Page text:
software and sheesha in cairo

 
 

Yesterday was a pretty good day for us.  We found another three full-time hires, an managed to talk to 12 candidates (we had seven of them in the afternoon).  Also important was that we managed to finish on time for our reservation at a great Egyptian restaurant downtown!

 

Ahmed from the Cairo Microsoft Innovation Center drove Bret and I to the restaurant, while Priya, Anne, and Viresh followed with Sherif.  The traffic coming in was amazing.  There were times that we were mere inches from the cars around us.  Things took a more exciting turn when Ahmed took a phone call while we were in traffic.  I simply could not believe the spaces people were willing to try to dart into … New York drivers have nothing on drivers in Cairo.

 

In the car Bret and I had a really interesting conversation with Ahmed.  He had worked in Redmond for 10 years before relocating back to Egypt about six months ago when the CMIC began hiring people in earnest to take on applied research projects. 

 

Ahmed told us a bit about some of the opportunities before us in the dynamic and growing Arab-speaking market.  In a many countries the population is very heavily weighted towards the under 25 set, and in some of those countries the middle class is expanding exponentially.  If we are wise as a company, we can leverage our previous products and improve them to meet the needs of this growing 300 million person market.  It was a real treat for me to be able to speak to someone who knows the region this well, and is familiar with the social and technological dynamics as Ahmed.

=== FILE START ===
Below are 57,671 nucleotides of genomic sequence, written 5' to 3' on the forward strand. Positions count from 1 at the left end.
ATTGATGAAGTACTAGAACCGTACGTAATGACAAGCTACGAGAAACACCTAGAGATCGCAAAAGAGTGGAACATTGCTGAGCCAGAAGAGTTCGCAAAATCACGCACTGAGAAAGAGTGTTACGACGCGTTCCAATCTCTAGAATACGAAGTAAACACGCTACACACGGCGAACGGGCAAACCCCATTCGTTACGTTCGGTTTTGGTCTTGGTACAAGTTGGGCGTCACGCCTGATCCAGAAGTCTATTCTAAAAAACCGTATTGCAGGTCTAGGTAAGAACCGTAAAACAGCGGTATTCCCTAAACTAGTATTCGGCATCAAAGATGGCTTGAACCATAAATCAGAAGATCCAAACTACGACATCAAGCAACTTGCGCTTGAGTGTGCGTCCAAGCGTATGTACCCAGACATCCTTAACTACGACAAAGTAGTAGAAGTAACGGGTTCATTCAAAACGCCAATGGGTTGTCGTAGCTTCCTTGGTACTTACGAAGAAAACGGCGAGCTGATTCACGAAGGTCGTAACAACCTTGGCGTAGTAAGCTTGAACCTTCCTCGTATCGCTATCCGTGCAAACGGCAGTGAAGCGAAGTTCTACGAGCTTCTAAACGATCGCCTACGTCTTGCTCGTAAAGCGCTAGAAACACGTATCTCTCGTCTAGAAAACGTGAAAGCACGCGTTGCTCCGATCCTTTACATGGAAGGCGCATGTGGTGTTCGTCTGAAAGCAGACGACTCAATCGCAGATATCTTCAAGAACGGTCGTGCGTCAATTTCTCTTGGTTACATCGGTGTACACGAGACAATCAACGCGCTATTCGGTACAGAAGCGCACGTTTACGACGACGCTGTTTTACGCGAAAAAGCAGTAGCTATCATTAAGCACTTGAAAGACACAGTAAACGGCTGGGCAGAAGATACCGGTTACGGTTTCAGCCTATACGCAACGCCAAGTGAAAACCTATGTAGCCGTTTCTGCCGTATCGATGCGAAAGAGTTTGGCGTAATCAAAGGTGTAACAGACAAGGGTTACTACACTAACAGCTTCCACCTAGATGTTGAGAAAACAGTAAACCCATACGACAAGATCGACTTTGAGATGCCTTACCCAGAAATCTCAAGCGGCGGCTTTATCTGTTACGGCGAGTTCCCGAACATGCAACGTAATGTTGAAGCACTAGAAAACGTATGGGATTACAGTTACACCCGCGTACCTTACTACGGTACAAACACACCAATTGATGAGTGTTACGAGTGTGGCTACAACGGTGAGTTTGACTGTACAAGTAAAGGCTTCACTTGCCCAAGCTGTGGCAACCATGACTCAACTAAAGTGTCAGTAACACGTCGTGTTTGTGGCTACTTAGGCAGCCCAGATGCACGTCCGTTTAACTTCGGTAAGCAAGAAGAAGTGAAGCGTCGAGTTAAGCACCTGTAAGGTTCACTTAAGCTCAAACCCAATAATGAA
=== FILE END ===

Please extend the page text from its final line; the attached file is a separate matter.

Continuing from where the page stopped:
Ahmed’s situation is also interesting in that we have many Egyptian expats who work in Redmond.  Just imagine being able to take some of the top technical minds in any country and bring them together … this is the privilege of working for a company with the resources and reputation to hire internationally.  Over the past few years we’ve opened R&D centers in many more international locations.  As that happens some of the people native to these places have opted to move "home", without having to leave the company – which is good for all involved.

 

Anyway – back to the food, which is really one of the more important parts of the trip.  This food was really amazing.  Aside from a pair of rather gruesome looking pigeons that Bret ordered, the table was a work of art.  After dinner, I got to observe the others enjoying sheesha – flavored tobacco – which apparently gives you a bit of a rush.  It didn’t interest me very muich – I’m still tryign to get over the same cold i’ve had for a while now – at the end of each day, I’m barely able to croak my words out.

 

Sheesha is quite the ritual to see though – I’ll try to post some pictures of this when I get a chance.

 

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